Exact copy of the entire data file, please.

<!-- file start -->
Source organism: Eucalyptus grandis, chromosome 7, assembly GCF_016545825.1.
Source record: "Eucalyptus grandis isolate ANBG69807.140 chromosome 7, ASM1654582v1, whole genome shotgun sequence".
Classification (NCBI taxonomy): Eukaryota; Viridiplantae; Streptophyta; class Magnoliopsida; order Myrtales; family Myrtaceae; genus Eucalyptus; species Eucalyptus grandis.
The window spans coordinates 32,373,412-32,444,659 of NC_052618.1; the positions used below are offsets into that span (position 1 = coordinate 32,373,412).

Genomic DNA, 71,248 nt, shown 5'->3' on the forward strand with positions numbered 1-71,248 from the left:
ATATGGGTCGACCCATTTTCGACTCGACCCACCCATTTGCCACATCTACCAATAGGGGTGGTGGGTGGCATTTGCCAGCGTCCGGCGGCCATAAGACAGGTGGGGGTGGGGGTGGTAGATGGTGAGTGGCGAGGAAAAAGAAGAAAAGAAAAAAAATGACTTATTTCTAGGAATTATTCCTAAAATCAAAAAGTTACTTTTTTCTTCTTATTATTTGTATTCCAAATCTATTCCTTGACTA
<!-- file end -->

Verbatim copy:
Source organism: Eucalyptus grandis, chromosome 7, assembly GCF_016545825.1.
Source record: "Eucalyptus grandis isolate ANBG69807.140 chromosome 7, ASM1654582v1, whole genome shotgun sequence".
Classification (NCBI taxonomy): Eukaryota; Viridiplantae; Streptophyta; class Magnoliopsida; order Myrtales; family Myrtaceae; genus Eucalyptus; species Eucalyptus grandis.
The window spans coordinates 32,373,412-32,444,659 of NC_052618.1; the positions used below are offsets into that span (position 1 = coordinate 32,373,412).

Genomic DNA, 71,248 nt, shown 5'->3' on the forward strand with positions numbered 1-71,248 from the left:
ATATGGGTCGACCCATTTTCGACTCGACCCACCCATTTGCCACATCTACCAATAGGGGTGGTGGGTGGCATTTGCCAGCGTCCGGCGGCCATAAGACAGGTGGGGGTGGGGGTGGTAGATGGTGAGTGGCGAGGAAAAAGAAGAAAAGAAAAAAAATGACTTATTTCTAGGAATTATTCCTAAAATCAAAAAGTTACTTTTTTCTTCTTATTATTTGTATTCCAAATCTATTCCTTGACTA